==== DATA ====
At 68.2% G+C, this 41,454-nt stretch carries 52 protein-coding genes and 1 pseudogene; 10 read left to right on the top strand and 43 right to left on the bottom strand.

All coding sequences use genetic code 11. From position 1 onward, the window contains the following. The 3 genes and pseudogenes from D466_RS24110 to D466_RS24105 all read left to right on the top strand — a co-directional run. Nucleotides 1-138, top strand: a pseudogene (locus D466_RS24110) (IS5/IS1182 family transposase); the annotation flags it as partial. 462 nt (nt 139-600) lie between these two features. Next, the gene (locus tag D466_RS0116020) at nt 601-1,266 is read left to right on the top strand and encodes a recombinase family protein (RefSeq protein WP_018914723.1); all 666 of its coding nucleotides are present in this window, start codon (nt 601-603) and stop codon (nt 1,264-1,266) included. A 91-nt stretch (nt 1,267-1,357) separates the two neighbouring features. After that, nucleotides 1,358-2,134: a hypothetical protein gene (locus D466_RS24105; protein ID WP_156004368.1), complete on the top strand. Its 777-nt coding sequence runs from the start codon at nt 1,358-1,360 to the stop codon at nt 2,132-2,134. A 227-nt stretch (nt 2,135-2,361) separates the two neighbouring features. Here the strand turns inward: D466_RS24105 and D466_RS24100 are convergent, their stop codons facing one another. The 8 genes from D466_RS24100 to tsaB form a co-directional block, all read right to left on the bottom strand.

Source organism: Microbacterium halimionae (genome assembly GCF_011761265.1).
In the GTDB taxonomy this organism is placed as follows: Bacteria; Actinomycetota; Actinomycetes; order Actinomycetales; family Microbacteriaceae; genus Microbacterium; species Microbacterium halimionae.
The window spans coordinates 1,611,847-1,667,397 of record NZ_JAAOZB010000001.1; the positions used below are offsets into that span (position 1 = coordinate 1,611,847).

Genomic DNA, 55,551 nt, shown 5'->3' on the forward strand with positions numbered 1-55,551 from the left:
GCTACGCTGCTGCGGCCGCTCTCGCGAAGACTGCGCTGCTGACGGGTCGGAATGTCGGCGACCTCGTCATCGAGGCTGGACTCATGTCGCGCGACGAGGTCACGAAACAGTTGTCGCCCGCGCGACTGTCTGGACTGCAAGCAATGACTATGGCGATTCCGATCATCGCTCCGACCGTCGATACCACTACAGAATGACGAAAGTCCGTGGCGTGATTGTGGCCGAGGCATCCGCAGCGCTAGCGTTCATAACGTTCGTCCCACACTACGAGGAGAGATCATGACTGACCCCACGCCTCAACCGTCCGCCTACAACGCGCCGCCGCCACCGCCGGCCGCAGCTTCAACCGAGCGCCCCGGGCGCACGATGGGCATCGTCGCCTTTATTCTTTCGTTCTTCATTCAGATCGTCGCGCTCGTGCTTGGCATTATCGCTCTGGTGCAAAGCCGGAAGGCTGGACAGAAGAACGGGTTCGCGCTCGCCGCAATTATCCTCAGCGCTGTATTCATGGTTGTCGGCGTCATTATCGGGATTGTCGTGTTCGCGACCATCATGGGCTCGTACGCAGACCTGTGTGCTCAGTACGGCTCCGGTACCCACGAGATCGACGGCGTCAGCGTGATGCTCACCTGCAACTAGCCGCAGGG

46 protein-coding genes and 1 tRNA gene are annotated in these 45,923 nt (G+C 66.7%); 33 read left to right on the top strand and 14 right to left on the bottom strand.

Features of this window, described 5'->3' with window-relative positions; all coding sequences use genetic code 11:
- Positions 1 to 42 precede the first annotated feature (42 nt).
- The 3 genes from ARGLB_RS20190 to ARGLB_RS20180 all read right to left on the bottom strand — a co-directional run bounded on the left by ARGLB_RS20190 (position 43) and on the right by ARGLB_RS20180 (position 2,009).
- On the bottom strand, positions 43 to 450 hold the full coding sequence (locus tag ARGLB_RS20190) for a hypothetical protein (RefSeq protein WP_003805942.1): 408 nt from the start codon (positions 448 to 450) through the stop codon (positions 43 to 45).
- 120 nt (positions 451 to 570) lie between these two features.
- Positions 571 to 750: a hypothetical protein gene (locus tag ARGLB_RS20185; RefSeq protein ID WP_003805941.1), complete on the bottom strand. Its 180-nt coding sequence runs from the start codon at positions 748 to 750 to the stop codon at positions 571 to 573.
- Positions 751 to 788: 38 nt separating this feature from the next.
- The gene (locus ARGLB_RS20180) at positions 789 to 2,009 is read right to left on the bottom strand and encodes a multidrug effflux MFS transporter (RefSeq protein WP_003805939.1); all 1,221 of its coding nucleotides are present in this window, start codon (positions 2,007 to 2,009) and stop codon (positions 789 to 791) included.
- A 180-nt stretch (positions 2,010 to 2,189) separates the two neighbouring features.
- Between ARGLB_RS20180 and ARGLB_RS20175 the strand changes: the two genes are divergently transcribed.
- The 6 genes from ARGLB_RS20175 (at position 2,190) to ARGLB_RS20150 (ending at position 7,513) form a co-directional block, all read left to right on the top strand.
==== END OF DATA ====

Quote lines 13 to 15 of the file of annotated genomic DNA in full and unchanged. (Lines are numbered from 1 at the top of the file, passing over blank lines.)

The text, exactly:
- 120 nt (positions 451 to 570) lie between these two features.
- Positions 571 to 750: a hypothetical protein gene (locus tag ARGLB_RS20185; RefSeq protein ID WP_003805941.1), complete on the bottom strand. Its 180-nt coding sequence runs from the start codon at positions 748 to 750 to the stop codon at positions 571 to 573.
- Positions 751 to 788: 38 nt separating this feature from the next.